Why Dubya Oughta Dump His Gipper Act

The new President is no Ronald Reagan. If Bush were smart, he'd abandon this approach for one that plays to his own strengths

By Richard S. Dunham

Twenty years after Ronald Reagan rode into Washington on his white horse, determined to save the world from commies and welfare cheats, there's a Reagan imitator in the White House. Strangely enough, George W. Bush has consciously modeled the Bush II Presidency not after his father but after the Gipper. Like Reagan, he's trying to come off as a nice guy standing up for core conservative principles. He may be substantially more conservative than many Americans, but, well, golly, he's a likeable guy.

Like Reagan in '81, a similarly tough-talking Bush is barnstorming the nation to intimidate reluctant lawmakers into backing his budget and tax-cut plans. How studied is the comparison? Bush fils has even adopted Reagan's trademark mannerism of cupping his hand to his ear to pretend he didn't hear questions shouted by reporters.


  On paper, it's a good plan. Just one problem: Dubya is no Ronald Reagan. To start with, he didn't win a 40-state landslide. Heck, he didn't even get as many votes as the other guy. More important, when Reagan flew into Democratic districts and towns, preaching the gospel of "Morning in America" conservatism, local officeholders quaked in their boots. They knew the term Reagan Democrat was no mistake -- the Gipper had a populist charm that appealed across party lines.

Contrast those Reagan appearances of past with the new President's appearances on the hustings. Who's influencing whom here? Not only has Bush failed to win a single Capitol Hill convert, he has transformed some potential Democratic collaborators into skeptics who can barely conceal their smirks at Bush's ineptitude. Just ask Louisiana's moderate Democratic senators, Mary Landrieu and John Breaux.

With his road show bombing from Sioux Falls to Baton Rouge, Bush's advisers would be wise to regroup. So what does he need to do to retool his Reagan act into a performance worthy of Broadway? Here are a few unsolicited suggestions:

Talk with -- not at -- lawmakers. In addition to Breaux and Landrieu, Bush needs to invite moderates such as Senators Olympia Snowe (R-Me.), Jim Jeffords (R-Vt.), Linc Chafee (R-R.I.), Ben Nelson (D-Neb.), Max Cleland (D-Ga.), and Joe Lieberman (D-Ct.), and Representatives Charlie Stenholm (D-Tex.) and Chris Shays (R-Conn.) to the White House to talk turkey. The only way that Bush will win passage of education reform, a health-care patients' bill of rights, and a new prescription-drug benefit for seniors is to develop a majority consensus first. Rule No. 1 of Washington: He who has the most votes wins. Hardball politics will yield only frustration and defeat on Capitol Hill. Even the Gipper cut deals. Remember Social Security reform and the '86 tax overhaul?

Play to your strengths. In many ways, Bush is the opposite of Reagan in stature. On stage, Reagan was a master of pomp and pageantry, and a dynamic actor and public speaker. Bush still hasn't mastered the mystique. Maybe he never will. Try picturing Bush saying: "Mr. Gorbachev, tear down this wall!" It's not the same. But unlike Reagan, who often appeared detached and out of focus in small groups, Bush is personable and persuasive one-on-one. He should take his cues from another Texan President, Lyndon Johnson: Bring lawmakers to the White House and schmooze them. Reasonable people are likely to find common ground on public-policy issues. Consensus doesn't necessarily mean abandoning core principles.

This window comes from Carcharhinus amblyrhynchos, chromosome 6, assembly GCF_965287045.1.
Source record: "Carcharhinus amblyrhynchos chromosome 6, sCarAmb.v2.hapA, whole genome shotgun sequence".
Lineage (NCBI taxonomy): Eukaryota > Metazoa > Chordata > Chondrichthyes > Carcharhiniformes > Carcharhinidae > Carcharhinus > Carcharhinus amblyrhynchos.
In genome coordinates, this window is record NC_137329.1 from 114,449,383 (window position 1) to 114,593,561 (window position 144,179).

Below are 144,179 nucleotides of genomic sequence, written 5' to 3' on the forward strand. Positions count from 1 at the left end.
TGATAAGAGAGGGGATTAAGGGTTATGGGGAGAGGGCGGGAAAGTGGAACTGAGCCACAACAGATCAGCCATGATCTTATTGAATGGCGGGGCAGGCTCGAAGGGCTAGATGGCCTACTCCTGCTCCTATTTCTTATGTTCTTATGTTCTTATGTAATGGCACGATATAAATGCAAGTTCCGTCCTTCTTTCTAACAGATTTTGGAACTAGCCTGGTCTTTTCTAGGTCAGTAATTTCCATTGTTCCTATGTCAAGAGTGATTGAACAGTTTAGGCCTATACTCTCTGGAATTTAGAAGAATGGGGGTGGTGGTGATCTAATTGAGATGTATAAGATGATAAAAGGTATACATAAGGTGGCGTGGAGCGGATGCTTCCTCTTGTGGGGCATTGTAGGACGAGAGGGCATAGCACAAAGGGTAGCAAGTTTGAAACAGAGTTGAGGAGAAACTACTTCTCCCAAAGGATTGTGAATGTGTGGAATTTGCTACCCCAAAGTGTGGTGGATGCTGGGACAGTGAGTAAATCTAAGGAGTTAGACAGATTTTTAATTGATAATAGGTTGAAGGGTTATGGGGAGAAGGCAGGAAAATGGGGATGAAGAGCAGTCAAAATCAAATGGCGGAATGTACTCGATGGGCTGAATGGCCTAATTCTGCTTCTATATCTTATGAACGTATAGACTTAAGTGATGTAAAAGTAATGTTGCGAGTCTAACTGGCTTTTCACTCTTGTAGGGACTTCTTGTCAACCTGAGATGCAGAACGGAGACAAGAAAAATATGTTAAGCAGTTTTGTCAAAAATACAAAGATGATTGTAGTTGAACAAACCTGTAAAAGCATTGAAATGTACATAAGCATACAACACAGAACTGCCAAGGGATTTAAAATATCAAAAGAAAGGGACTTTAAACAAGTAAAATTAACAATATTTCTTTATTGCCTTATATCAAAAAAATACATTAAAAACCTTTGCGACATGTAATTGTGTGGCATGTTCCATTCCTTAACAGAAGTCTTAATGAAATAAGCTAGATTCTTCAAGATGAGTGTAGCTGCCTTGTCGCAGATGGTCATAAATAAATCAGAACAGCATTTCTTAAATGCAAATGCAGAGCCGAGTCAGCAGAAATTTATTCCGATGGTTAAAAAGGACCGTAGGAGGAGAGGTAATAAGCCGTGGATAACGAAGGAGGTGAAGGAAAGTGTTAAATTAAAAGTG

Kiss and make up with John McCain. The President and the Arizona senator deny it, but everybody else in Washington is talking about their "feud." It's time for Bush to really bury the hatchet -- and not in McCain's back. Instead of sniping at McCain's bipartisan HMO bill of rights, work to reach common ground. Rather than letting the McCain-Feingold campaign-finance reform fall victim to stalling tactics in the House, move it along with all due speed. It isn't as hard as it may seem. It just takes the strength to let bygones be bygones. The campaign rhetoric of 2000 got a little nasty on both sides. But the election is over. Bush won. Now, he must govern.

Listen to the people. The President says he won't let public-opinion polls determine his policy preferences. Fine. The American people are tired of the Clinton era for now and finger-to-the-wind pols. But Bush's recent public events have been little more than replays of campaign rallies, down to the same old campaign slogans. Give it a rest. It would be better to hold some town-hall-style meetings, where average Americans get to tell the President what's on their minds. Not only would it be a refreshing change of pace, it might also be enlightening.

That's my two cents. I really don't think White House political strategists will embrace these suggestions any time soon. They still believe that Democrats will give in -- eventually -- if the President refuses to give ground. Maybe so. But the price of victory, in that case, would be more ill will on Capitol Hill and a growing public perception that Bushian conservatism holds little compassion. That's no way to win one for the Gipper.

Dunham is a White House correspondent for BusinessWeek's Washington bureau. Follow his views every Monday in Washington Watch, only on BW Online

Edited by Douglas Harbrecht

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